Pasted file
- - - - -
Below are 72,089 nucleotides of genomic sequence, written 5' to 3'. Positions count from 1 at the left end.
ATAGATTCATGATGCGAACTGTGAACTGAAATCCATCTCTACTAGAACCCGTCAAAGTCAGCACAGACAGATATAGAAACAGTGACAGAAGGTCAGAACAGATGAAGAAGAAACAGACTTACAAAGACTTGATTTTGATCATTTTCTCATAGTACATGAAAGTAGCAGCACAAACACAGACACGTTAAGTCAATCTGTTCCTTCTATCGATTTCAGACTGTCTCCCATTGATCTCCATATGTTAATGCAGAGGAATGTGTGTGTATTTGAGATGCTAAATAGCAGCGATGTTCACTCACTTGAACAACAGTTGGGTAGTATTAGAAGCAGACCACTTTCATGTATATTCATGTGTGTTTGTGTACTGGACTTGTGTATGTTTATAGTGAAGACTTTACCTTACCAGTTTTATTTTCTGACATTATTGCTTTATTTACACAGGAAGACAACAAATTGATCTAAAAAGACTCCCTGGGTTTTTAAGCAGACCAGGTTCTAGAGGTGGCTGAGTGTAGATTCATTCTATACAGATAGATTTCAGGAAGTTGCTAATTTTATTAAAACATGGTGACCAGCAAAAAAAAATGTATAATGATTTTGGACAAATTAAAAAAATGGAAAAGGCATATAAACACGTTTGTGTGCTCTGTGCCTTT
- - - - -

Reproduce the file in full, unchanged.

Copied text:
Below are 72,089 nucleotides of genomic sequence, written 5' to 3'. Positions count from 1 at the left end.
ATAGATTCATGATGCGAACTGTGAACTGAAATCCATCTCTACTAGAACCCGTCAAAGTCAGCACAGACAGATATAGAAACAGTGACAGAAGGTCAGAACAGATGAAGAAGAAACAGACTTACAAAGACTTGATTTTGATCATTTTCTCATAGTACATGAAAGTAGCAGCACAAACACAGACACGTTAAGTCAATCTGTTCCTTCTATCGATTTCAGACTGTCTCCCATTGATCTCCATATGTTAATGCAGAGGAATGTGTGTGTATTTGAGATGCTAAATAGCAGCGATGTTCACTCACTTGAACAACAGTTGGGTAGTATTAGAAGCAGACCACTTTCATGTATATTCATGTGTGTTTGTGTACTGGACTTGTGTATGTTTATAGTGAAGACTTTACCTTACCAGTTTTATTTTCTGACATTATTGCTTTATTTACACAGGAAGACAACAAATTGATCTAAAAAGACTCCCTGGGTTTTTAAGCAGACCAGGTTCTAGAGGTGGCTGAGTGTAGATTCATTCTATACAGATAGATTTCAGGAAGTTGCTAATTTTATTAAAACATGGTGACCAGCAAAAAAAAATGTATAATGATTTTGGACAAATTAAAAAAATGGAAAAGGCATATAAACACGTTTGTGTGCTCTGTGCCTTT